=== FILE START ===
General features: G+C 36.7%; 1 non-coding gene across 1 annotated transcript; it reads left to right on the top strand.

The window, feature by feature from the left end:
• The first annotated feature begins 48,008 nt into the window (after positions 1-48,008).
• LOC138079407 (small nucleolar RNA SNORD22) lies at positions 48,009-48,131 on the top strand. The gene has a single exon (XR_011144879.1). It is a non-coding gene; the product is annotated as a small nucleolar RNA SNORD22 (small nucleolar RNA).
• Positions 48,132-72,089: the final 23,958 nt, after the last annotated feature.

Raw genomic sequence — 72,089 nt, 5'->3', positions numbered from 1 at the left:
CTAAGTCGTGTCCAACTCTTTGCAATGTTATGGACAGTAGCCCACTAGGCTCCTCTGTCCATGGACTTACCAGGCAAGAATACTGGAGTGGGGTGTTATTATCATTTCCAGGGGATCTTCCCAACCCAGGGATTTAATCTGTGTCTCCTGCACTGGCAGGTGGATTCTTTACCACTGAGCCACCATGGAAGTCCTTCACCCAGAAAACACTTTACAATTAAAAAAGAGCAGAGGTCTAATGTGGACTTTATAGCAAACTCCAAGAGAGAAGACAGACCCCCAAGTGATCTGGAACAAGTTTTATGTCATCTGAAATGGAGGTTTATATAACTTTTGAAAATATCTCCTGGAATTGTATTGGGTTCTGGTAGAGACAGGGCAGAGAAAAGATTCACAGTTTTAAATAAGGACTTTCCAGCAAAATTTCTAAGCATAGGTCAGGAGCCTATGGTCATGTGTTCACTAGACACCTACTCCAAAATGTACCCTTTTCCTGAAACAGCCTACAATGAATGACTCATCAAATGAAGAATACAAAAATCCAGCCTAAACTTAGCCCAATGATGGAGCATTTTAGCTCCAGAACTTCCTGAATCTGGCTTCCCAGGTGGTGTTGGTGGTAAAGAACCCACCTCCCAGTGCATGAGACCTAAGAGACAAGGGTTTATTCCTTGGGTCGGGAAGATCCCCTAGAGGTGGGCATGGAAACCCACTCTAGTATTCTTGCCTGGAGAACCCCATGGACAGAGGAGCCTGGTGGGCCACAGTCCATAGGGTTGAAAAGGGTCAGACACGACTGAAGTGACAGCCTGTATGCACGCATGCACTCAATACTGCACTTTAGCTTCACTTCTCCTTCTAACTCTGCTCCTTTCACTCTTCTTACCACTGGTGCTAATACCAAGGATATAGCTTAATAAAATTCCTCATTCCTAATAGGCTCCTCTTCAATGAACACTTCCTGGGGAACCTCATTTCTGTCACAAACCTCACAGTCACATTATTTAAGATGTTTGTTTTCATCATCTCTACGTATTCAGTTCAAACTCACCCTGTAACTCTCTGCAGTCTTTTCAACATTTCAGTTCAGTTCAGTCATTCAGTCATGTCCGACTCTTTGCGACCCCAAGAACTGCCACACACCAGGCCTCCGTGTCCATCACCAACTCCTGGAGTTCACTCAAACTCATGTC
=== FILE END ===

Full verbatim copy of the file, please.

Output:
General features: G+C 36.7%; 1 non-coding gene across 1 annotated transcript; it reads left to right on the top strand.

The window, feature by feature from the left end:
• The first annotated feature begins 48,008 nt into the window (after positions 1-48,008).
• LOC138079407 (small nucleolar RNA SNORD22) lies at positions 48,009-48,131 on the top strand. The gene has a single exon (XR_011144879.1). It is a non-coding gene; the product is annotated as a small nucleolar RNA SNORD22 (small nucleolar RNA).
• Positions 48,132-72,089: the final 23,958 nt, after the last annotated feature.

Raw genomic sequence — 72,089 nt, 5'->3', positions numbered from 1 at the left:
CTAAGTCGTGTCCAACTCTTTGCAATGTTATGGACAGTAGCCCACTAGGCTCCTCTGTCCATGGACTTACCAGGCAAGAATACTGGAGTGGGGTGTTATTATCATTTCCAGGGGATCTTCCCAACCCAGGGATTTAATCTGTGTCTCCTGCACTGGCAGGTGGATTCTTTACCACTGAGCCACCATGGAAGTCCTTCACCCAGAAAACACTTTACAATTAAAAAAGAGCAGAGGTCTAATGTGGACTTTATAGCAAACTCCAAGAGAGAAGACAGACCCCCAAGTGATCTGGAACAAGTTTTATGTCATCTGAAATGGAGGTTTATATAACTTTTGAAAATATCTCCTGGAATTGTATTGGGTTCTGGTAGAGACAGGGCAGAGAAAAGATTCACAGTTTTAAATAAGGACTTTCCAGCAAAATTTCTAAGCATAGGTCAGGAGCCTATGGTCATGTGTTCACTAGACACCTACTCCAAAATGTACCCTTTTCCTGAAACAGCCTACAATGAATGACTCATCAAATGAAGAATACAAAAATCCAGCCTAAACTTAGCCCAATGATGGAGCATTTTAGCTCCAGAACTTCCTGAATCTGGCTTCCCAGGTGGTGTTGGTGGTAAAGAACCCACCTCCCAGTGCATGAGACCTAAGAGACAAGGGTTTATTCCTTGGGTCGGGAAGATCCCCTAGAGGTGGGCATGGAAACCCACTCTAGTATTCTTGCCTGGAGAACCCCATGGACAGAGGAGCCTGGTGGGCCACAGTCCATAGGGTTGAAAAGGGTCAGACACGACTGAAGTGACAGCCTGTATGCACGCATGCACTCAATACTGCACTTTAGCTTCACTTCTCCTTCTAACTCTGCTCCTTTCACTCTTCTTACCACTGGTGCTAATACCAAGGATATAGCTTAATAAAATTCCTCATTCCTAATAGGCTCCTCTTCAATGAACACTTCCTGGGGAACCTCATTTCTGTCACAAACCTCACAGTCACATTATTTAAGATGTTTGTTTTCATCATCTCTACGTATTCAGTTCAAACTCACCCTGTAACTCTCTGCAGTCTTTTCAACATTTCAGTTCAGTTCAGTCATTCAGTCATGTCCGACTCTTTGCGACCCCAAGAACTGCCACACACCAGGCCTCCGTGTCCATCACCAACTCCTGGAGTTCACTCAAACTCATGTC